Almost cut my hair
This is actually part one of mini-series on hair, but I’m writing this installment partly out of desperation to turn off “Almost Cut My Hair,” which has been playing in my head for days now.
Love the song – have since 1970, when I got my Deja Vu album (or “got it on vinyl” as the hipsters say today) – but enough’s enough. What started the continuous loop was actually cutting my hair, as in doing it myself, the other day.
I’ve always cut my own bangs, and frequently, since my hair grows quickly. And I’ve trimmed the sides and layers over the years. But this was more serious chopping-in of layers, which I’ve been doing again this summer. I say again because it’s the resumption of something I started doing in high school.
If you knew me then, you may remember the long gypsy shag that preceded the barbershop Sebring shag of senior year. The gypsy cut was of my own doing.
The first time I cut my hair, though, was an act of desperation and disastrous in more ways than one. I did it to protect Nana, my ditzy-ish paternal grandmother who made some interesting choices in grandparenthood.
This particular time, Nana gave me a candle to play with. I was probably 10, because my bangs were finally long enough to get seriously singed from said candle.
(We’ll come back to the battle of the bangs another day.)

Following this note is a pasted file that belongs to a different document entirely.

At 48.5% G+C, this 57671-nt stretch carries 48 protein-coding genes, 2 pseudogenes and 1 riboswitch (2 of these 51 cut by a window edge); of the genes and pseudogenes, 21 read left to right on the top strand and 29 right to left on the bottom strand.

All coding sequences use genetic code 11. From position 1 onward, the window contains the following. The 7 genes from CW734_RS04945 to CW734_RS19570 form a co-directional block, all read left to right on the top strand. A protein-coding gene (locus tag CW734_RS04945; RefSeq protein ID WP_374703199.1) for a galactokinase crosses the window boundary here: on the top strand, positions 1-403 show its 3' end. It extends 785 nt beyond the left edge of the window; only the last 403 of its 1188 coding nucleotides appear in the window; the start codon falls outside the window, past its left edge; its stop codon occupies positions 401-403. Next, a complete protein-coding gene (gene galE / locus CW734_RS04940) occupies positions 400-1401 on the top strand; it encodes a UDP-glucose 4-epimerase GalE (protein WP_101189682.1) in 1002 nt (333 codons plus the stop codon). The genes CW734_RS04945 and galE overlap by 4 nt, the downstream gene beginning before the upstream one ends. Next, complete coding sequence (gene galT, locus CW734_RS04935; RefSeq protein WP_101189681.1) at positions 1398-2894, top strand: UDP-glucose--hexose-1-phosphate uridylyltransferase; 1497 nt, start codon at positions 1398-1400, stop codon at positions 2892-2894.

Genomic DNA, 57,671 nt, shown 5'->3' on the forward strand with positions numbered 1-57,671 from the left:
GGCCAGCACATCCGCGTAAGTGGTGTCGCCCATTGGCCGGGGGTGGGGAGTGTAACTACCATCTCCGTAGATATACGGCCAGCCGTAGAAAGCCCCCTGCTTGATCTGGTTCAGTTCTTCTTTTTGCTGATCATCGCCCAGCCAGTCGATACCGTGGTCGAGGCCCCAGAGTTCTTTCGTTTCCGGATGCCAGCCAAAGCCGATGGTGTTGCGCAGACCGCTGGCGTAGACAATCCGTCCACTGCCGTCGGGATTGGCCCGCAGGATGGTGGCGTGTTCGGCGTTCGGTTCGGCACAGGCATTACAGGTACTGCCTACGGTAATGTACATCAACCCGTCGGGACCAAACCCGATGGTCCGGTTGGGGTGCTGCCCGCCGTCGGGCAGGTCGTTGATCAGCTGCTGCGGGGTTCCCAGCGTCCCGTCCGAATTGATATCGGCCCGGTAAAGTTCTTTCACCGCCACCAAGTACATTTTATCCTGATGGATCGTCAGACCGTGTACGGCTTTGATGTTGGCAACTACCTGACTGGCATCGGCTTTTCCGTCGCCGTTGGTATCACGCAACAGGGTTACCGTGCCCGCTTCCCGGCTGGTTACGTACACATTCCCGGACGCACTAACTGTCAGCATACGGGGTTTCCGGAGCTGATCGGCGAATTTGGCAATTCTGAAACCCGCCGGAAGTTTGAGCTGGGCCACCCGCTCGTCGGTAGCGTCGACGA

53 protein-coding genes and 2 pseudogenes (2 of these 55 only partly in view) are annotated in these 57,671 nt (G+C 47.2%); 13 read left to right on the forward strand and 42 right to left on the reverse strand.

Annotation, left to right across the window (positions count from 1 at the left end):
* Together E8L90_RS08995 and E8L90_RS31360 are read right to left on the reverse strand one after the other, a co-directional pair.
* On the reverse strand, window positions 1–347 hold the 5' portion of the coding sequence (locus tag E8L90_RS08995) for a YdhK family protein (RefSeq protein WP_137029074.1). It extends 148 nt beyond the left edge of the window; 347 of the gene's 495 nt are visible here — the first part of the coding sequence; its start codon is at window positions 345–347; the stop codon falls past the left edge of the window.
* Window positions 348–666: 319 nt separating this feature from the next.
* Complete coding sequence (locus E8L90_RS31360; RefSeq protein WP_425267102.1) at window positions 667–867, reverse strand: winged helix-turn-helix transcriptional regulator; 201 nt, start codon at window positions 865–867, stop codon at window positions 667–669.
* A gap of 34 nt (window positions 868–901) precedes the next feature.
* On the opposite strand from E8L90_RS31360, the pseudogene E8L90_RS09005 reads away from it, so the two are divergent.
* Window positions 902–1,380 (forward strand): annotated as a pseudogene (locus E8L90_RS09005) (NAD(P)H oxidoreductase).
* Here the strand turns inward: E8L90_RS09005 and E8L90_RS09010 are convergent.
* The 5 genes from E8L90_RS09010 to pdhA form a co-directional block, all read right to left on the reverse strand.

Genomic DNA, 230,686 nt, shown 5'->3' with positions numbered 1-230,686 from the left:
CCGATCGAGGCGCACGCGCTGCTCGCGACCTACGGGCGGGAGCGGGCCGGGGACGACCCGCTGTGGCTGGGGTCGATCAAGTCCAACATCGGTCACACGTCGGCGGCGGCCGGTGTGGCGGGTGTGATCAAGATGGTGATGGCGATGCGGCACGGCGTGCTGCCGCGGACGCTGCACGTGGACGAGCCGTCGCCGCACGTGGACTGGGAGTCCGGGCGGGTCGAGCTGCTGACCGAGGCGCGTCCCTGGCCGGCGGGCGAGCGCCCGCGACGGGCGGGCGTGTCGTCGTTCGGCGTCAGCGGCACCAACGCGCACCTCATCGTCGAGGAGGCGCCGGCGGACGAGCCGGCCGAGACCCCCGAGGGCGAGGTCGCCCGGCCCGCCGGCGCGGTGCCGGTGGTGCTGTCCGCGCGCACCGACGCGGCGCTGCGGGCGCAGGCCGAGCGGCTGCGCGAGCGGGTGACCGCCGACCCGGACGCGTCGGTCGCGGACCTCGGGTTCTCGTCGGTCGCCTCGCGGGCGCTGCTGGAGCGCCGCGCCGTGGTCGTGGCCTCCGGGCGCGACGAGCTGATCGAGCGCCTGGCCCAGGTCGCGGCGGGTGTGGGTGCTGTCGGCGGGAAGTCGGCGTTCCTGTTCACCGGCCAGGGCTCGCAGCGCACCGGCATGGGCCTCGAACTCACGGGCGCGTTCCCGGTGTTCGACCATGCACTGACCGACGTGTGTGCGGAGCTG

That meant Cathy was 6 or 7, depending on what time of year it was. I think our cousins, Melinda and Pam, were up from Fort Worth, which meant four little girls playing with fire, something highly disallowed by the younger Cartwrights.
So when I leaned into the candle to see the others’ fortunes (I think that was what we were playing. Either that or trying to call up a ghost. We were imaginative girls.), I had no concept of what that could do to my long bangs, styled after Cher and Patty Boyd Harrison.
They sizzled, stank and stiffened into little frizzy zigzags. I knew Mother would be livid with Nana for giving us matches, so, to protect my grandmother (OK, and myself), I cut off the burned portion. Quite crookedly, as in a diagonal slash across my forehead.
Then bald-face lied about it when Mother asked me if I’d cut my bangs. “Nope, no, I didn’t. Why do you ask?” That’s what got me in the most trouble.
When Mother told me she could not only see but smell the evidence, I gave up and told the truth. I’m not sure how she dealt with Nana. I really can’t remember how she dealt with me. I think having short bangs again, after she’d evened them up, was punishment enough, along with being caught in a big lie.
Nana is the grandmother who would take me, when I was a tiny cottontop, to get my hair cut and fried, er, permed, when I’d come stay with my other grandmother, Verna Jewel, in Russellville. Mama and Papa were Grandparents A, the custodials. Nana and Daddy Lou were Grandparents B, the unpredictables.
But that didn’t stop Nana from doing whatever she wanted at times, which meant, for me, a cut, perm and professional photo. We have quite a few from my early years in which I’m sporting an array of cotton balls on my head.
I think I’ll stop here for installment one, which is actually part two, since I’ve already written about the great Sun-In caper.
But I’ll end with showing you a couple cute family hair photos, little Syl sporting a cross between her mom’s baby ’do, as in almost no hair, and her Uncle Ben’s baby ’do, as in sticking straight up like a rooster’s crown. Genetics, baby.
Then there’s my dreamboat cohort in grandparentdom, Pop, Baba, my hubby, John, back in 1972, after his trip through the Middle East and a stay in India – and before he cut his hair. Pretty groovy, huh?